P.H. Dungeon wrote:For instance, instead of being ambushed by bandits they see someone else being ambushed just up the road.
I like this idea. Makes it feel less like a random encounter.
I would say they happen just as often as is fun.
Random encounters are a classic idea from 2nd edition really.
You need to get a table generated of about maybe 6 common encounters based on the location. They'd maybe look like this:-
Swamp:Roll D10 per hour of travel, an encounter occurs on roll of a 1.
1) Lizardmen band
2) Giant Toads
4) Pirahna: Travel through waterways becomes Att vs Reflex DC(?), D8 damage.
5) Swamp Hag:
6) Black Dragon: Young, 3rd level encounter
Obviously you need to set an encounter to the party level from the options decided.
You can probably find some old Random Encounter Tables to use from older editions, they'll just need adjustments.
A combination of what everyone else stated should give you enough information to build a solid random encounter generator or at least pre-planned skill challenge. Just keep in mind how many healing surges are available throughout the day for the party, and you can provide more or less encounters, based on how gritty you want their adventure to be.
Thinking about it you could do the following:-
1) Lizardmen bands: Skill challenge Nature(understand their movements), Perception(track and avoid them).
4) Pirahna: Travel through waterways becomes Att vs Reflex DC(?), D8 damage. Skill challenge Nature( understand Pirahna), Athletics(swim) and\or acrobatics(balance on log in water).
Some really good skill challenge possbilities really.
|Jeremy Mac Donald|
|James "Wulf" MacKenzie|
As described in several posts above, random encounters shouldn't be as "random" as they seem. Use "wandering monsters" and other encounters carfully, making them into tools for controlling the adventure's plot.
Encounters (random or not) serve several purposes. By tailoring your encounters to accomplish these goals, you can improve the flow and thematic tension of your game.
Encounters should inform the players about their environment, in accordance with the theatrical maxim "show, don't tell". If the player hear rumors that the wilderness is dangerous, they won't be impressed. If they spot a distant dragon devouring the remains of an ogre, they'll know. Players told that an area aggressively punishes lawbreakers become more concerned when they see the Watch seize a petty thief and hack his hand off on the spot.
Some encounters are also threats meant to wear down the party, using up their resources and challenging them. Ideally, these encounters should give the players the feeling that they succeeded by "the skin of their teeth", barely pulling through without any PC fatalities. Err on the side of caution when building these: It's easier to add another encounter or a few more monsters than it is to weaken the encounter once it's underway.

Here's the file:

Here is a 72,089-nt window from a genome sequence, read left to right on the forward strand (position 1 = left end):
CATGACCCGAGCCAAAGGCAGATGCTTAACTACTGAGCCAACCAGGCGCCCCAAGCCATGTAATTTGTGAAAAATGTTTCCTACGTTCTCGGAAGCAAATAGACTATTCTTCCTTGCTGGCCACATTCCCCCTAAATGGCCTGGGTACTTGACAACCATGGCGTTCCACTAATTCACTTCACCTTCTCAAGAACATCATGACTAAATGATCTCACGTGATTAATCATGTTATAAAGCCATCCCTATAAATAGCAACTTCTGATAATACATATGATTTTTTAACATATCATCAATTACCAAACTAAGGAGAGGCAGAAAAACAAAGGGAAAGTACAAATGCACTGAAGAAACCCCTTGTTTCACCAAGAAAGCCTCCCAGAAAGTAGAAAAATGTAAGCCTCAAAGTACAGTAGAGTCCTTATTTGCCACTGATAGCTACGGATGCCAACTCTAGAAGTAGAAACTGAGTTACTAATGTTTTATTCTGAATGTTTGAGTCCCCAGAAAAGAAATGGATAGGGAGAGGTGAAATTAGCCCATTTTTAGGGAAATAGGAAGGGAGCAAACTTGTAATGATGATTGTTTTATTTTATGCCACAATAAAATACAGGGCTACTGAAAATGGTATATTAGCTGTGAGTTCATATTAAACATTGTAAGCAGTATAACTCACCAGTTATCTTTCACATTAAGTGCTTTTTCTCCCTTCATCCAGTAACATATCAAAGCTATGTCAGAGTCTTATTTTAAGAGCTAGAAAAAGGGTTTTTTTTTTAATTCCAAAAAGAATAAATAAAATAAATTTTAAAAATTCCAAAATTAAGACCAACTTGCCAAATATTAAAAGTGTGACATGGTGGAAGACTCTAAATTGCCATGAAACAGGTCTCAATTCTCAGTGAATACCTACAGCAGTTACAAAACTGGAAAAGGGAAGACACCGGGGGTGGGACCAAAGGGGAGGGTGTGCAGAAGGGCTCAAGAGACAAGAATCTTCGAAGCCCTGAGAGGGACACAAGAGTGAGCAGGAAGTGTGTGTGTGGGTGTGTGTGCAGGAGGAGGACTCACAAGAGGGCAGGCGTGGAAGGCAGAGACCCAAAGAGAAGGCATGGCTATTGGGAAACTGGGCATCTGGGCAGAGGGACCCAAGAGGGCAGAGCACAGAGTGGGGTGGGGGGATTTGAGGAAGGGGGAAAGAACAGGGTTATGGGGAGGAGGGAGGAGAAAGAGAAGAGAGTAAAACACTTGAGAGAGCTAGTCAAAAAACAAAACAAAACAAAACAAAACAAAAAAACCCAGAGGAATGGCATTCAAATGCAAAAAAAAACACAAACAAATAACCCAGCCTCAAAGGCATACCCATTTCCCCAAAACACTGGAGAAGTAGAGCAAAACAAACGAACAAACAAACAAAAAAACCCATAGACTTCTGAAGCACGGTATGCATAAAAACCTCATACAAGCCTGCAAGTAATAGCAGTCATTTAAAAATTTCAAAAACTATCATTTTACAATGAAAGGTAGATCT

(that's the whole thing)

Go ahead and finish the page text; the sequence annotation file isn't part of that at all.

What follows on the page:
Finally, some encounters exist primarily to let the PCs show off how heroic they are. These encounters need not be especially challenging, but give the characters a chance to effortlessly accomplish some task beyond the abilities of lesser mortals. A good example would be a scene where the PCs face a band of (hopelessly outclassed) brigands, gaining the respect of locals by demolishing the villains.
Although it sounds like I advocate total control of the storyline, I'm not completely against random encounters. By choosing encounters randomly off a pregenerated table, you create the illusion that the adventure environment functions independently of the players' actions. Instead of being arbitrarily chosen by the DM, the encounters seem as though they were chosen objectively. This encourages the players, making them feel that their choices drive the game.
In order to maintain tight control of the game's events while empowering your players, I recommend that you make a random encounter table, but pregenerate the encounters. Choose only the coolest, most interesting encounters for them to discover, then roll secretly when deciding if and when they will encounter something, so you can occasionally fudge the rolls if needed to adjust the pace of the game.